Previously on Star Trek: Discovery: Way back at the beginning of last season we met Captain Pike (Anson Mount). A bit later we met Number One (Rebecca Romjin), and a few episodes after that we met Spock (Ethan Peck) and got to see the shiny Disco version of Pike’s Enterprise. Anything else that happened last season has no bearing on this recap because this brand new Short Trek is a flashback to before all of that even happened. I suppose if you must read our last recap, you can find it here.
“Q&A” takes place the first day Ensign Spock reports for duty on the Enterprise, where he is met by Number One. Okay and before I get into this was I the only one who right away found myself staring at Spock’s stubble throughout this episode? Is my mind or my TV playing tricks on me? Didn’t he look more baby-faced at the end of Season 2?
Number One doesn’t seem to notice but she’s nothing if not efficient as a supervisor and commander:
“You’ve been on this ship exactly 37 seconds, Ensign, and you haven’t asked a single question. Not what I expect from a science officer. I expect you to barrage every crewman you meet with questions, starting with me, to the point you become an annoyance.”
Rebecca Romjin nails the delivery of this, reminding us of the original Number One’s precision and presence, with just a little bit of a smile reminding us that this Number One is a sassy dame.
His first question is about (according to my closed captions), the “Onofuwa model of combat salvo analysis.” Which is, as the French would say, “technoblahblah” (true fact).
But her response is: “I find it problematic.” and I need a GIF of this STAT.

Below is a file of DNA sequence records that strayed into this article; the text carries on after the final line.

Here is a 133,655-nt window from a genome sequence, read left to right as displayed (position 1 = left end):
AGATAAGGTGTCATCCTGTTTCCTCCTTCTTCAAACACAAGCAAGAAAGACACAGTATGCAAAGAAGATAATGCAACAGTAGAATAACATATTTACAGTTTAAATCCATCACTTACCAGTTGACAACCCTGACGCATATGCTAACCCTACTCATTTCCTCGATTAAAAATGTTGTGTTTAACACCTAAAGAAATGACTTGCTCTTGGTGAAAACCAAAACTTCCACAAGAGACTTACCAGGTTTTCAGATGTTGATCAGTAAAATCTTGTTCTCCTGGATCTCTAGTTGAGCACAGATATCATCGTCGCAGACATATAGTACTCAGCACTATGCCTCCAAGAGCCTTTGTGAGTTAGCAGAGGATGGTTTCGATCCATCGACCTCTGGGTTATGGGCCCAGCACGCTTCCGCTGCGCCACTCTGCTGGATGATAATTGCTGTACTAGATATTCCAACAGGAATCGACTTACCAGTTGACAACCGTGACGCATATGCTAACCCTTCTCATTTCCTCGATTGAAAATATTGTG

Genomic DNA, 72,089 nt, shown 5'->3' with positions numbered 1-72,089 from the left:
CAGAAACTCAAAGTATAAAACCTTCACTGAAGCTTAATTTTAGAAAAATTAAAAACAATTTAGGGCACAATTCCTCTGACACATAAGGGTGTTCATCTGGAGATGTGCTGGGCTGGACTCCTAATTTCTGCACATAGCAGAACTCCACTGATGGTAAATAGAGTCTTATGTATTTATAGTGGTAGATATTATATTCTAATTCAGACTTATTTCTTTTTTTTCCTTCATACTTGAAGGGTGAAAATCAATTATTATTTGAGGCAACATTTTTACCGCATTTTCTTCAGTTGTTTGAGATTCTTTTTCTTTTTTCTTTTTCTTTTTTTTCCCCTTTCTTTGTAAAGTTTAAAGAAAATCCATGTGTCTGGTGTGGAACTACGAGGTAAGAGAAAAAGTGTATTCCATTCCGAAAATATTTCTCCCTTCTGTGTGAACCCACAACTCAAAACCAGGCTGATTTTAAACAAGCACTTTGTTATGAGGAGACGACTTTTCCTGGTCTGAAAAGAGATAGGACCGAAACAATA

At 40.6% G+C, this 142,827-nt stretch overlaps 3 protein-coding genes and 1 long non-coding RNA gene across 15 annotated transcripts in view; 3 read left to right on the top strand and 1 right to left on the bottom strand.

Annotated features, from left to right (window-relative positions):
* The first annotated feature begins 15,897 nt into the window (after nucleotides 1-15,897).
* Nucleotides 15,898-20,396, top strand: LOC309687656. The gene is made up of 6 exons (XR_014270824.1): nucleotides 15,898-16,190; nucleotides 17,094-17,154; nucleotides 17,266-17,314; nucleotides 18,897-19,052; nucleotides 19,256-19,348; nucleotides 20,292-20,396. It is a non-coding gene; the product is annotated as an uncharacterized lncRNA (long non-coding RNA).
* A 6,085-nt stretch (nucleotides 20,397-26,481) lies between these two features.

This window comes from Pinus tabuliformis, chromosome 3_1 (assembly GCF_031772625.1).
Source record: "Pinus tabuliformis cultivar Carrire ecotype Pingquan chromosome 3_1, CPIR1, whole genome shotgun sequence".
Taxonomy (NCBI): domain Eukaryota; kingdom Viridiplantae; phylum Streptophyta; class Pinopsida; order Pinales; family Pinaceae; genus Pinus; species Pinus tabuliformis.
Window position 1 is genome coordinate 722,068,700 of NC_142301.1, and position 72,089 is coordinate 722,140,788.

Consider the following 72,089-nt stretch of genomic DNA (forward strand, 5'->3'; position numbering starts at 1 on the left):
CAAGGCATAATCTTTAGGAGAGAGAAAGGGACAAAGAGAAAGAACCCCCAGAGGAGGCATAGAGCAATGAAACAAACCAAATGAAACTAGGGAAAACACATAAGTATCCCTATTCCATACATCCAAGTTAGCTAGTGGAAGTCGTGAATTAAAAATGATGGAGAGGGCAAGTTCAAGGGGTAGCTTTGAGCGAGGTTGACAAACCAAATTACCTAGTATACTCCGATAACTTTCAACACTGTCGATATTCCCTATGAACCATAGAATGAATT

Soon the two are hurtling towards the bridge in a turbolift that looks like it’s travelling through the bowels of the Death Star. Is there really that much empty space on the Enterprise?
The two reminisce about their old prof Onofuwa and there is a lovely moment where the two say “Fascinating” at the same time – again, playing with the whole origin of the two characters and how Spock was adjusted after “The Cage” to take on more of Number One’s highly logical traits.
Then the turbolift breaks down and they’re stuck. So if there’s any real conflict in this episode I guess it’s “Man vs Environment.”
Number One tells Spock to keep asking questions while they’re stuck. He asks about Pike and she tells him what she’s observed. Again, the writers play with the continuity and callback to what we saw of Majel Barrett’s Number One in “The Cage” – that she was secretly into Captain Pike.
The fact that there isn’t a woman in “The Cage” who’s not into Captain Pike is one of my least favourite parts of that episode. But in this Short Trek it’s only dropped in as a subtle possibility, when Spock observes, “You have made a very careful study of the Captain” and Number One seems startled, then awkwardly checks on what’s taking the crew so long to get the turbolift working again.
Oh, bonus points that the Engineer’s voice has a Scottish accent – seriously, so many easter eggs/callbacks and I’m not even 5 minutes in.